Confrontations continue for Jesus in today’s Gospel from Mark. There are two main groups that are highlighted, the scribes as well as his relatives. These are not just any two groups. If we think about the foundational support network for people of ancient Israel and many of us today, would it not be the family and the faith community? Yet, both are challenging Jesus today.
Jesus has returned home, and word of his preaching, teaching, exorcisms, and miracles has preceded him and reached the ears of the hometown faithful. The rumors have also sparked the attention of the religious leaders in Jerusalem who sent some of their emissaries, the scribes, to come and check out the matter. The reaction from the clan of Jesus is that, “He is out of his mind” (Mk 3:21). The scribes say that Jesus has performed such miracles because: “He is possessed by Beelzebul,” and “By the prince of demons he drives out demons” (Mk 3:22).
Yet in both cases, Jesus does not cave, even to the most powerful of peer pressures: family and faith tradition. Jesus schools first the scribes on the basis of simple logic, stating that, “How can Satan drive out Satan? If a kingdom is divided against itself, that kingdom cannot stand” (Mk 3:23-24). This statement is rich in the historical mind of Israel, in that under the unification of the Twelve Tribes of Israel, the Chosen People were free of oppression, but once they became divided they fell. Beginning with David’s own unfaithfulness and treachery, the excesses and unfaithfulness of Solomon in the latter part of his life, and the continuing decline and steady slide into corruption of successive kings, the gap between the rich and the poor increased, unfaithfulness to the God of Israel grew, and further polarization and division spread between the ten tribes of the north and the two to the south. The Assyrians would destroy the northern tribes around 721 BC and the Babylonians would finish the job in 587 BC and decimate, not only the final two tribes of Judah and Benjamin, but destroy the Temple as well.
This was a lasting wound that had deep seeded roots in the people. Jesus came to restore that which has been lost. He had called the Twelve to himself. This is not an insignificant number. Jesus is restoring Israel, and through Israel the world. Jesus is also showing that entrance into the restored kingdom of Israel is not through bloodline, political, or religious position: “Who are my mother and my brothers?” And looking around at those seated in the circle he said, “Here are my mother and my brothers. For whoever does the will of God is my brother and sister and mother” (Mk 3:33-35). The entrance into the new kingdom is through faithfulness to the God of Israel, the God of Jesus the Christ.
We see a clear demarcation point in today’s Gospel. There are those that are aligning themselves with Jesus and the reign he is ushering in. There are others who feel threated, do not understand, and/or are challenged by it. How can a mere carpenter say and do such things? To become a part of God’s kingdom, to be a part of God’s reign is to believe in the one whom God had sent, his Son and the love of the Holy Spirit.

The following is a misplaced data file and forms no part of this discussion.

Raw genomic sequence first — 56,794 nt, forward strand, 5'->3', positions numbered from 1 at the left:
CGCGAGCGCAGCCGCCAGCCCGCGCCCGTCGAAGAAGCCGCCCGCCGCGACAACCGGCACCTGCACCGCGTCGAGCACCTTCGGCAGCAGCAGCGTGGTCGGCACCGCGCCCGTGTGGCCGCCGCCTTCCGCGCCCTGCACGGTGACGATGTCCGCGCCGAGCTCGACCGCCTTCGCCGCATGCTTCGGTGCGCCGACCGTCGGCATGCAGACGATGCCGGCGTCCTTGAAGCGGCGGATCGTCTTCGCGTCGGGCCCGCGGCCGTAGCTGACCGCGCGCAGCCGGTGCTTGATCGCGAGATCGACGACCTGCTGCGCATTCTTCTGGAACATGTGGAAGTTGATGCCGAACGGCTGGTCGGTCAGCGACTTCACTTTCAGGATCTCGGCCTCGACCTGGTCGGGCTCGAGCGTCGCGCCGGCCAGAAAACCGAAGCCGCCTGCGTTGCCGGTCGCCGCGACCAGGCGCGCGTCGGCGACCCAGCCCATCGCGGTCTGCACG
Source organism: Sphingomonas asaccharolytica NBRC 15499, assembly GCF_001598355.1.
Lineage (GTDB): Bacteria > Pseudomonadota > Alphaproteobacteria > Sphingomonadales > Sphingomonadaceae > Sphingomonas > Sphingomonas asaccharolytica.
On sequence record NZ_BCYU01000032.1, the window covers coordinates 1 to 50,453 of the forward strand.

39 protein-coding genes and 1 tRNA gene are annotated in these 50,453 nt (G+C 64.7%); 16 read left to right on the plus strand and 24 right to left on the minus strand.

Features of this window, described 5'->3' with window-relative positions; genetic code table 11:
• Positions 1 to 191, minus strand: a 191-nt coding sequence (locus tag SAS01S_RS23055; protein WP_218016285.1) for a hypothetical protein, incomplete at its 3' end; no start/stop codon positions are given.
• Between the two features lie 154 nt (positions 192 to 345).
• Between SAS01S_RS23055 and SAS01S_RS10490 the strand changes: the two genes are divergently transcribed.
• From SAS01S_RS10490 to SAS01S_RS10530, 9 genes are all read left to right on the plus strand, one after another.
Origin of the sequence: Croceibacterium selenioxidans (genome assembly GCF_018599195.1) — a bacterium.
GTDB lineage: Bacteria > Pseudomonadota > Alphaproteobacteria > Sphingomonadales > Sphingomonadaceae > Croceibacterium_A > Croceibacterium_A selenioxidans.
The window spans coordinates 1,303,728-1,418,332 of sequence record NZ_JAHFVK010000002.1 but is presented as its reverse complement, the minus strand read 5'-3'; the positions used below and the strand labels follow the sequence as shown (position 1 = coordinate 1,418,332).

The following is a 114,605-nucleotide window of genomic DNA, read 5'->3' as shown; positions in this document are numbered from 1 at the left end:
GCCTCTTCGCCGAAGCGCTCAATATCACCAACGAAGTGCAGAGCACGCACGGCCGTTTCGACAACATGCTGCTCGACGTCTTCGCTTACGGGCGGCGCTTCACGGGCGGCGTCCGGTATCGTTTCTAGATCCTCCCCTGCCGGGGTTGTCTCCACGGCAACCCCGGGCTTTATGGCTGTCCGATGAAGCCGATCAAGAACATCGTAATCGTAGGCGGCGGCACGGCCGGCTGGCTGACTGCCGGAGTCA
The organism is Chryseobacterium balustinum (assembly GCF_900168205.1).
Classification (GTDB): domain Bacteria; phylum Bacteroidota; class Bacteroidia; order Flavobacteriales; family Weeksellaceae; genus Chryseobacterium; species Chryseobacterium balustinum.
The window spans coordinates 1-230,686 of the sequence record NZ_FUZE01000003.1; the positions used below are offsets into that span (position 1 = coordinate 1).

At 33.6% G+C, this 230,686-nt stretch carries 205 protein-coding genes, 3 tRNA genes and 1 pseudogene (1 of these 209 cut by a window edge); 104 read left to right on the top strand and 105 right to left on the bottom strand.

To be followers of Jesus, we will face the same challenges that those people who witnessed Jesus faced. We will face the religious established order that have chosen pride of position over the guidance of the Holy Spirit. We will face family members who see the abuses of the Church, and rightly critique them, but unfortunately, walk away from the Truth, the Way, and the Life, because of the hypocrisy they witness, and think us mad for staying. We will also face the challenge that Jesus poses to us as well, to build on our identity, to go further, to be people of integrity.
We are to stand up for what is the Good, the True, and the Beautiful in God’s creation and the beginning place is with the dignity of the person. We are to resist the temptation to slip into gossip, dehumanization, and belittling of others, when we do not understand or agree with another, even those who are actively engaged in these actions, directing them at us or others. Instead we are to follow the will of God in and out of season, even when that means conflict within our families. We are to be people of prayer and worship, we are to serve one another through the corporal and spiritual works of mercy.
We follow Jesus as was recorded in today’s Gospel. We do not reject those who do not believe as we do, and who may even openly reject and attack us. Instead we continue to love God and place him first. As we do, we will grow, mature to be more patient, more present, more understanding and loving even when facing challenges from our own. As we grow closer to God we will face our conflicts with love and truth, so to grow closer to those in our realm of influence. Our task as disciples of Jesus is to follow the will of his Father, invite others to do the same, and allow God to happen.
Photo: Aspiring disciples of Jesus!
Link for the Mass readings for Sunday, June 10, 2018: